It’s not every day that AFL players mix with the likes of rugby, basketball and netball players but today that’s exactly what happened as local NT sporting stars and clubs came together to support a good cause.
NT Thunder champion player Cameron Ilett and head coach Andrew Hodges were on-hand with their sporting counterparts for the 2017 Darwin launch of the Lace Up campaign.
The Lace Up campaign is an initiative of Step Back Think and has been running for five years, with proud representation in the NT by the campaign’s patron, David Hardy.
Mr Hardy is committed to stamping out violence in the local community after his son Joshua was the victim of an unprovoked attack in Melbourne in 2014.
The Social Violence Register compiled by Step Back Think found that social violence killed 20 Australians in 2016.
Of the victims, 55% were aged under 30, 70% of deaths occurred between Friday and Sunday and all victims, and known perpetrators were men.
“Already this year 13 Australians have lost their lives to social violence, which is 13 too many. It’s our responsibility to get the conversation started and to raise awareness of the devastating impact these situations have,” Mr Hardy said.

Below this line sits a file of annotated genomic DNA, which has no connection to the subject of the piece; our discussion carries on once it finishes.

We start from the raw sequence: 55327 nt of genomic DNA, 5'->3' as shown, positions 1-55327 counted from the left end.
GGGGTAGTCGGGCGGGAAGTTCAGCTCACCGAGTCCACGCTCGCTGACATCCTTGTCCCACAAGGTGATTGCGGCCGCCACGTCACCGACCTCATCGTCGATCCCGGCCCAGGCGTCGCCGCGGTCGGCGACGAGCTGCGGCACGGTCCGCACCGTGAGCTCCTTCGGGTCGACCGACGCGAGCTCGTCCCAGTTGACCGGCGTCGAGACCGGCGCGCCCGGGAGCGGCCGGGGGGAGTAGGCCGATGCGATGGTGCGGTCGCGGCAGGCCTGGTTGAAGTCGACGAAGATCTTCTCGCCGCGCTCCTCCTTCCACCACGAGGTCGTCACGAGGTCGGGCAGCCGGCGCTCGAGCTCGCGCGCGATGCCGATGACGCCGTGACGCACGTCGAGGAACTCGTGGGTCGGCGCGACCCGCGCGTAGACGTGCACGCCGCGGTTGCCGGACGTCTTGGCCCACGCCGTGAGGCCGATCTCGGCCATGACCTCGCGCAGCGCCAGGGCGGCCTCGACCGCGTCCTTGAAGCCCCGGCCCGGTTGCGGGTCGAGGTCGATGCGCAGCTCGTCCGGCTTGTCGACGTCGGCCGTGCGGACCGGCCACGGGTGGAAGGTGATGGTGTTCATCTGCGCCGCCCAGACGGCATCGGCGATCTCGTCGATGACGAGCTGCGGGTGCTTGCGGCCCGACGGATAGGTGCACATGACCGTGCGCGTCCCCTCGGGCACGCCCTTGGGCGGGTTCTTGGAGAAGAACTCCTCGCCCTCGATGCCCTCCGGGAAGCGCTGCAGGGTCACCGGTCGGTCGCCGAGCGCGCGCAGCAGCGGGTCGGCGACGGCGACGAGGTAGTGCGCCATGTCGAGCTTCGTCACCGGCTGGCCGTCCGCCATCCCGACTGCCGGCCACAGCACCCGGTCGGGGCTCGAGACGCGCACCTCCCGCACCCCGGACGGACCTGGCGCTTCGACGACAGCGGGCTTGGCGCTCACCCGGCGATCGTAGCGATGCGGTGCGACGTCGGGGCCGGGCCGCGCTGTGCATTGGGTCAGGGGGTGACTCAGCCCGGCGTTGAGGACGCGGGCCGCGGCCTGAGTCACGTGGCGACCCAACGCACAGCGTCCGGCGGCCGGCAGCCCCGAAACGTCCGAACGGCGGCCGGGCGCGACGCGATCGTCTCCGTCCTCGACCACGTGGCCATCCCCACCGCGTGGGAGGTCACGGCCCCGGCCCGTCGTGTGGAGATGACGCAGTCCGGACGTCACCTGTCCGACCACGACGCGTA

This weekend sports clubs across Australia from local teams right through to the elite level will be wearing orange shoe laces to raise awareness of social violence, which includes one-punch assaults and street fights.
This is NT Thunder’s second year supporting the program, with the Hardy family well known to the club and the wider AFL community in the Top End.
Due to Thunder’s bye round in the NEAFL this weekend, the players will be wearing the campaign’s signature orange boot laces during training and will lace up against Aspley for Round 21 on Saturday 19 August.
Hodges said he had seen social violence first-hand and it was a conversation he was keen for Thunder players to have.
“We have probably all been in situations where violence can occur but we have a choice and what I like about the campaign is that it’s reminding people to step back and think before they act,” he said.
To support anti-violence education run by Step Back Think visit www.stepbackthink.org to donate.